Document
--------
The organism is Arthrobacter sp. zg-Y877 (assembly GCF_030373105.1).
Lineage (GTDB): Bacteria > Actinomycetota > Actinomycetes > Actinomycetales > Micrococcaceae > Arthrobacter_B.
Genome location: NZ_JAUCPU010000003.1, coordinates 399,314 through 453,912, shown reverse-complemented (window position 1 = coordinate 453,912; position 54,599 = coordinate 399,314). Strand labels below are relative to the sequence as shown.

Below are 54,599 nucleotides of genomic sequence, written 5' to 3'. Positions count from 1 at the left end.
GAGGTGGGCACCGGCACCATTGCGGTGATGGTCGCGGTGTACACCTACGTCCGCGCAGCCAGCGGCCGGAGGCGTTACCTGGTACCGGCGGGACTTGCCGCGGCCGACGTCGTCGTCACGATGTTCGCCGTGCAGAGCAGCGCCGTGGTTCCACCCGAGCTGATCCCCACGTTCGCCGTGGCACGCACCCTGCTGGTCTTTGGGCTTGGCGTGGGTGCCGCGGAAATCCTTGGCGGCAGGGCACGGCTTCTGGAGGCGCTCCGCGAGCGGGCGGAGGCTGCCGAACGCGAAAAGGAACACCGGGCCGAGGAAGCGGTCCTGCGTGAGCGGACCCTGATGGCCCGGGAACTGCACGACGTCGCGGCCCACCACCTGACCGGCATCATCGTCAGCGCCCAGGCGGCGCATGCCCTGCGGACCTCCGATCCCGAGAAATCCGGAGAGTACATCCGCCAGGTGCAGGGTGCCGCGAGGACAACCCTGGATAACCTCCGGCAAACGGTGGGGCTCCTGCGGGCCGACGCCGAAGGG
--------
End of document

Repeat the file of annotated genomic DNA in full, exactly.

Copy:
The organism is Arthrobacter sp. zg-Y877 (assembly GCF_030373105.1).
Lineage (GTDB): Bacteria > Actinomycetota > Actinomycetes > Actinomycetales > Micrococcaceae > Arthrobacter_B.
Genome location: NZ_JAUCPU010000003.1, coordinates 399,314 through 453,912, shown reverse-complemented (window position 1 = coordinate 453,912; position 54,599 = coordinate 399,314). Strand labels below are relative to the sequence as shown.

Below are 54,599 nucleotides of genomic sequence, written 5' to 3'. Positions count from 1 at the left end.
GAGGTGGGCACCGGCACCATTGCGGTGATGGTCGCGGTGTACACCTACGTCCGCGCAGCCAGCGGCCGGAGGCGTTACCTGGTACCGGCGGGACTTGCCGCGGCCGACGTCGTCGTCACGATGTTCGCCGTGCAGAGCAGCGCCGTGGTTCCACCCGAGCTGATCCCCACGTTCGCCGTGGCACGCACCCTGCTGGTCTTTGGGCTTGGCGTGGGTGCCGCGGAAATCCTTGGCGGCAGGGCACGGCTTCTGGAGGCGCTCCGCGAGCGGGCGGAGGCTGCCGAACGCGAAAAGGAACACCGGGCCGAGGAAGCGGTCCTGCGTGAGCGGACCCTGATGGCCCGGGAACTGCACGACGTCGCGGCCCACCACCTGACCGGCATCATCGTCAGCGCCCAGGCGGCGCATGCCCTGCGGACCTCCGATCCCGAGAAATCCGGAGAGTACATCCGCCAGGTGCAGGGTGCCGCGAGGACAACCCTGGATAACCTCCGGCAAACGGTGGGGCTCCTGCGGGCCGACGCCGAAGGG